ATLANTA — Legislation sponsored by Sen. David Shafer, R-Duluth, to create boundary line commissions to survey and mark Georgia’s northern border at the 35th parallel of latitude received a unanimous “do pass” recommendation from the Senate Rules Committee.
“This resolution does not change Georgia’s borders,” Sen. Shafer said. “Both federal and state law recognizes the 35th parallel as Georgia’s northern border. This resolution simply calls for the border to be accurately surveyed and correctly marked.”
He cites an 1818 survey error that tracked the Georgia-Tennessee border about a mile south of the 35th parallel, but Sen. Shafer said that neither the Georgia General Assembly nor the United States Congress ever accepted the erroneous boundary line.
“In fact, current Georgia law continues to define the state’s northern border at the 35th parallel,” Sen. Shafer said.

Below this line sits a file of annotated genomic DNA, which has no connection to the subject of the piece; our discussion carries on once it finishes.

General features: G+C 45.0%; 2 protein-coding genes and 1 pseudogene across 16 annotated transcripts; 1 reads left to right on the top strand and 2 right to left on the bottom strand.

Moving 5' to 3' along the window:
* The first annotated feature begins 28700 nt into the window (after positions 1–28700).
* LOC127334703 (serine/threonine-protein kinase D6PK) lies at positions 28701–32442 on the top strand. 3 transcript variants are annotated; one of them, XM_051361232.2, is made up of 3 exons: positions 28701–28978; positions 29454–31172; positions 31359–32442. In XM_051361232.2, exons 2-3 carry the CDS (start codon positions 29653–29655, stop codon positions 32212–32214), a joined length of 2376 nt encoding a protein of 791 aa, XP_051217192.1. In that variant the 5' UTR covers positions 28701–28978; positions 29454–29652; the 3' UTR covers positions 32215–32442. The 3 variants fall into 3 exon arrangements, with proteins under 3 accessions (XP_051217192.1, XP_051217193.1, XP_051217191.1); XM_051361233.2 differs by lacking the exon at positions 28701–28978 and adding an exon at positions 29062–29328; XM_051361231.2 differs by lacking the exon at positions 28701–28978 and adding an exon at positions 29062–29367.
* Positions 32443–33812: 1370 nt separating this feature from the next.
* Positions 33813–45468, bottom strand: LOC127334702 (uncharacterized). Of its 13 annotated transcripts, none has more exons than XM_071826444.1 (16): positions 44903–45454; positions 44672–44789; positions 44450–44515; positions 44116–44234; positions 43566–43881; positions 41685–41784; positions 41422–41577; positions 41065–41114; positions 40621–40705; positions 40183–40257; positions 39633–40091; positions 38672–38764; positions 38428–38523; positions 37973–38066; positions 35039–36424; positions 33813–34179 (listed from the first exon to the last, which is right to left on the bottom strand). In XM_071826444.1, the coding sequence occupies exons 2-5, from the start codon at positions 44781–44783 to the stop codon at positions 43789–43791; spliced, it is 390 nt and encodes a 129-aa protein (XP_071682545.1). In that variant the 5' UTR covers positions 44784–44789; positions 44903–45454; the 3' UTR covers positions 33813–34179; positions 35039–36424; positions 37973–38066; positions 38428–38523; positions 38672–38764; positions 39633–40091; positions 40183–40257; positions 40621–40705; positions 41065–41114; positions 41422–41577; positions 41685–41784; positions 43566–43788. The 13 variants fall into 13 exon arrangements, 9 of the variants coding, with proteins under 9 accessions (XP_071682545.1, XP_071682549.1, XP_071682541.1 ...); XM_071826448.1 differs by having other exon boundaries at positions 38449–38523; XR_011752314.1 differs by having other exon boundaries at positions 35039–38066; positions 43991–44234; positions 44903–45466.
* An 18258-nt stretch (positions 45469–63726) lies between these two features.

Tennessee officials have scoffed at the resolution and its claim the border should be moved after nearly 200 years of existence.
And they have criticized the effort as a veiled attempt by a thirsty Atlanta, unwilling to control reckless sprawl, to get access to the bountiful Tennessee River.
Bart Crattie, a historian and surveyor from Lookout Mountain, Ga., said surveys in 1818 and 1826 were off due to bad pieces of primitive equipment. And the University of Georgia professor sent by Georgia to survey the land had begged the governor at the time for better pieces of the primitive equipment, to no avail.
Tennessee Lt. Gov. Ron Ramsey, a surveyor by profession, said nearly 200 years of “adverse possession” of the disputed strip of land carries a lot of weight.
Georgia has raised the issue before, and in 1974 the federal courts ducked, telling the two states “to reserve resolution of the general boundary issue until a later date.”
Sen. Shafer said he believes resolution of the border issue will open the way to discussions about water sharing.
Senate Resolution 822 asks the governor to contact the governors of Tennessee and North Carolina to arrange for boundary commissions to settle the dispute.
And it creates Georgia-Tennessee and Georgia-North Carolina Border Line Commissions in Georgia to be ready to work with commissions from the other states.